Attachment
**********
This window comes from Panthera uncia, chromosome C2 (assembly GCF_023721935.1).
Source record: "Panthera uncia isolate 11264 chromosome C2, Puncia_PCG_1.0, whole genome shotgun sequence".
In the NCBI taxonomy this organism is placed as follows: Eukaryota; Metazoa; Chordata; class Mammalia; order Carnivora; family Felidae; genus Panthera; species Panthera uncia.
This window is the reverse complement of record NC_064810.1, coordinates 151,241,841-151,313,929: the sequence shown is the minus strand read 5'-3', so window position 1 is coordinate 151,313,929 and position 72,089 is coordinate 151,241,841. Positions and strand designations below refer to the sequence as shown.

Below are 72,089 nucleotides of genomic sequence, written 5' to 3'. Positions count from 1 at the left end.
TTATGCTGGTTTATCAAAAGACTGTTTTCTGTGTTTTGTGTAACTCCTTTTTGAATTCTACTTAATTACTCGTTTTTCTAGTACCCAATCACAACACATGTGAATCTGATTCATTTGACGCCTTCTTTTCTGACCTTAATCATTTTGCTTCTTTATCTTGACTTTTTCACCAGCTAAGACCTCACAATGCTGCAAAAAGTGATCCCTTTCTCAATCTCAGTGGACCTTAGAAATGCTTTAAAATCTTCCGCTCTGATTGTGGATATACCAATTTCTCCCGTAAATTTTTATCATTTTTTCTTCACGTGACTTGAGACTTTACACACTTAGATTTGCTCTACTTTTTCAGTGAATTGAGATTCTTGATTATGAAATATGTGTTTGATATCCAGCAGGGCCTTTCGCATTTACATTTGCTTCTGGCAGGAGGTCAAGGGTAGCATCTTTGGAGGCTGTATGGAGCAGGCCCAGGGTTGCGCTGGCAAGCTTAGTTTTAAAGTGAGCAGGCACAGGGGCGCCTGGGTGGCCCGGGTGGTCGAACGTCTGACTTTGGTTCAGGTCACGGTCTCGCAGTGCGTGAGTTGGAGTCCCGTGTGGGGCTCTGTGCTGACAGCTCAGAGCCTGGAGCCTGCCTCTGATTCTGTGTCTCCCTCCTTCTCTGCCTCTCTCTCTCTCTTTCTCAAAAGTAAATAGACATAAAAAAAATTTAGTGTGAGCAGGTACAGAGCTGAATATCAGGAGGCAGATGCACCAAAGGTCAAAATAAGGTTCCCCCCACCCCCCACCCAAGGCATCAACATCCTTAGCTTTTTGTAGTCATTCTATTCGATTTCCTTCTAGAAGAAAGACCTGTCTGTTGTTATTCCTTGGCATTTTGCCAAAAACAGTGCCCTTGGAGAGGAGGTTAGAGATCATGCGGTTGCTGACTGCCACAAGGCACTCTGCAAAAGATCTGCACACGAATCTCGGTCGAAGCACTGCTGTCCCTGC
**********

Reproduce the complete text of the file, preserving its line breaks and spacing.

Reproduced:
This window comes from Panthera uncia, chromosome C2 (assembly GCF_023721935.1).
Source record: "Panthera uncia isolate 11264 chromosome C2, Puncia_PCG_1.0, whole genome shotgun sequence".
In the NCBI taxonomy this organism is placed as follows: Eukaryota; Metazoa; Chordata; class Mammalia; order Carnivora; family Felidae; genus Panthera; species Panthera uncia.
This window is the reverse complement of record NC_064810.1, coordinates 151,241,841-151,313,929: the sequence shown is the minus strand read 5'-3', so window position 1 is coordinate 151,313,929 and position 72,089 is coordinate 151,241,841. Positions and strand designations below refer to the sequence as shown.

Below are 72,089 nucleotides of genomic sequence, written 5' to 3'. Positions count from 1 at the left end.
TTATGCTGGTTTATCAAAAGACTGTTTTCTGTGTTTTGTGTAACTCCTTTTTGAATTCTACTTAATTACTCGTTTTTCTAGTACCCAATCACAACACATGTGAATCTGATTCATTTGACGCCTTCTTTTCTGACCTTAATCATTTTGCTTCTTTATCTTGACTTTTTCACCAGCTAAGACCTCACAATGCTGCAAAAAGTGATCCCTTTCTCAATCTCAGTGGACCTTAGAAATGCTTTAAAATCTTCCGCTCTGATTGTGGATATACCAATTTCTCCCGTAAATTTTTATCATTTTTTCTTCACGTGACTTGAGACTTTACACACTTAGATTTGCTCTACTTTTTCAGTGAATTGAGATTCTTGATTATGAAATATGTGTTTGATATCCAGCAGGGCCTTTCGCATTTACATTTGCTTCTGGCAGGAGGTCAAGGGTAGCATCTTTGGAGGCTGTATGGAGCAGGCCCAGGGTTGCGCTGGCAAGCTTAGTTTTAAAGTGAGCAGGCACAGGGGCGCCTGGGTGGCCCGGGTGGTCGAACGTCTGACTTTGGTTCAGGTCACGGTCTCGCAGTGCGTGAGTTGGAGTCCCGTGTGGGGCTCTGTGCTGACAGCTCAGAGCCTGGAGCCTGCCTCTGATTCTGTGTCTCCCTCCTTCTCTGCCTCTCTCTCTCTCTTTCTCAAAAGTAAATAGACATAAAAAAAATTTAGTGTGAGCAGGTACAGAGCTGAATATCAGGAGGCAGATGCACCAAAGGTCAAAATAAGGTTCCCCCCACCCCCCACCCAAGGCATCAACATCCTTAGCTTTTTGTAGTCATTCTATTCGATTTCCTTCTAGAAGAAAGACCTGTCTGTTGTTATTCCTTGGCATTTTGCCAAAAACAGTGCCCTTGGAGAGGAGGTTAGAGATCATGCGGTTGCTGACTGCCACAAGGCACTCTGCAAAAGATCTGCACACGAATCTCGGTCGAAGCACTGCTGTCCCTGC